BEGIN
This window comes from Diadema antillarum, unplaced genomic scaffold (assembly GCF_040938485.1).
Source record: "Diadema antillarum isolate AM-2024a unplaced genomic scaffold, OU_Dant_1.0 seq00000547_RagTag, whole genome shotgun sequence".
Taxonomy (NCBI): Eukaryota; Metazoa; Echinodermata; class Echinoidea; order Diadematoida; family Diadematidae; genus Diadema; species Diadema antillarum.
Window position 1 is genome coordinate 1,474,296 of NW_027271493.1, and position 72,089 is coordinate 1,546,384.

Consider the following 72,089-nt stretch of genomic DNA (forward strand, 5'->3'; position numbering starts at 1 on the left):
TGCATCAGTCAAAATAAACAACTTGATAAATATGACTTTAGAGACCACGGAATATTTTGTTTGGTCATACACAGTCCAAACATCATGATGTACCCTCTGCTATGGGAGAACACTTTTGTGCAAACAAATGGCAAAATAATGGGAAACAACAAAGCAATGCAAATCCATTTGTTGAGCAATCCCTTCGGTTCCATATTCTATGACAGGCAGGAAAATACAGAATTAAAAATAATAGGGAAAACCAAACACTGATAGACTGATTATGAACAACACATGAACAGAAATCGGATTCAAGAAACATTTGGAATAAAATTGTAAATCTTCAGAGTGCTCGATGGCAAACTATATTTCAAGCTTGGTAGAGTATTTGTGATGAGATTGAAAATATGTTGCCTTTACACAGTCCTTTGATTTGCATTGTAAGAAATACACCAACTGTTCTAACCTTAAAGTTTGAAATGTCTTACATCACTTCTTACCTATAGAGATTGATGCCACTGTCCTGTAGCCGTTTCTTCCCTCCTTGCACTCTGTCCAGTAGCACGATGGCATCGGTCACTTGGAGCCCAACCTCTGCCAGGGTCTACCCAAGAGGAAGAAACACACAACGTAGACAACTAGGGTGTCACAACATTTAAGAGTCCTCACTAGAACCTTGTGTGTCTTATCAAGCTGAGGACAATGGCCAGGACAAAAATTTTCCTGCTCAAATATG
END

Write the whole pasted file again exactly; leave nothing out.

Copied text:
This window comes from Diadema antillarum, unplaced genomic scaffold (assembly GCF_040938485.1).
Source record: "Diadema antillarum isolate AM-2024a unplaced genomic scaffold, OU_Dant_1.0 seq00000547_RagTag, whole genome shotgun sequence".
Taxonomy (NCBI): Eukaryota; Metazoa; Echinodermata; class Echinoidea; order Diadematoida; family Diadematidae; genus Diadema; species Diadema antillarum.
Window position 1 is genome coordinate 1,474,296 of NW_027271493.1, and position 72,089 is coordinate 1,546,384.

Consider the following 72,089-nt stretch of genomic DNA (forward strand, 5'->3'; position numbering starts at 1 on the left):
TGCATCAGTCAAAATAAACAACTTGATAAATATGACTTTAGAGACCACGGAATATTTTGTTTGGTCATACACAGTCCAAACATCATGATGTACCCTCTGCTATGGGAGAACACTTTTGTGCAAACAAATGGCAAAATAATGGGAAACAACAAAGCAATGCAAATCCATTTGTTGAGCAATCCCTTCGGTTCCATATTCTATGACAGGCAGGAAAATACAGAATTAAAAATAATAGGGAAAACCAAACACTGATAGACTGATTATGAACAACACATGAACAGAAATCGGATTCAAGAAACATTTGGAATAAAATTGTAAATCTTCAGAGTGCTCGATGGCAAACTATATTTCAAGCTTGGTAGAGTATTTGTGATGAGATTGAAAATATGTTGCCTTTACACAGTCCTTTGATTTGCATTGTAAGAAATACACCAACTGTTCTAACCTTAAAGTTTGAAATGTCTTACATCACTTCTTACCTATAGAGATTGATGCCACTGTCCTGTAGCCGTTTCTTCCCTCCTTGCACTCTGTCCAGTAGCACGATGGCATCGGTCACTTGGAGCCCAACCTCTGCCAGGGTCTACCCAAGAGGAAGAAACACACAACGTAGACAACTAGGGTGTCACAACATTTAAGAGTCCTCACTAGAACCTTGTGTGTCTTATCAAGCTGAGGACAATGGCCAGGACAAAAATTTTCCTGCTCAAATATG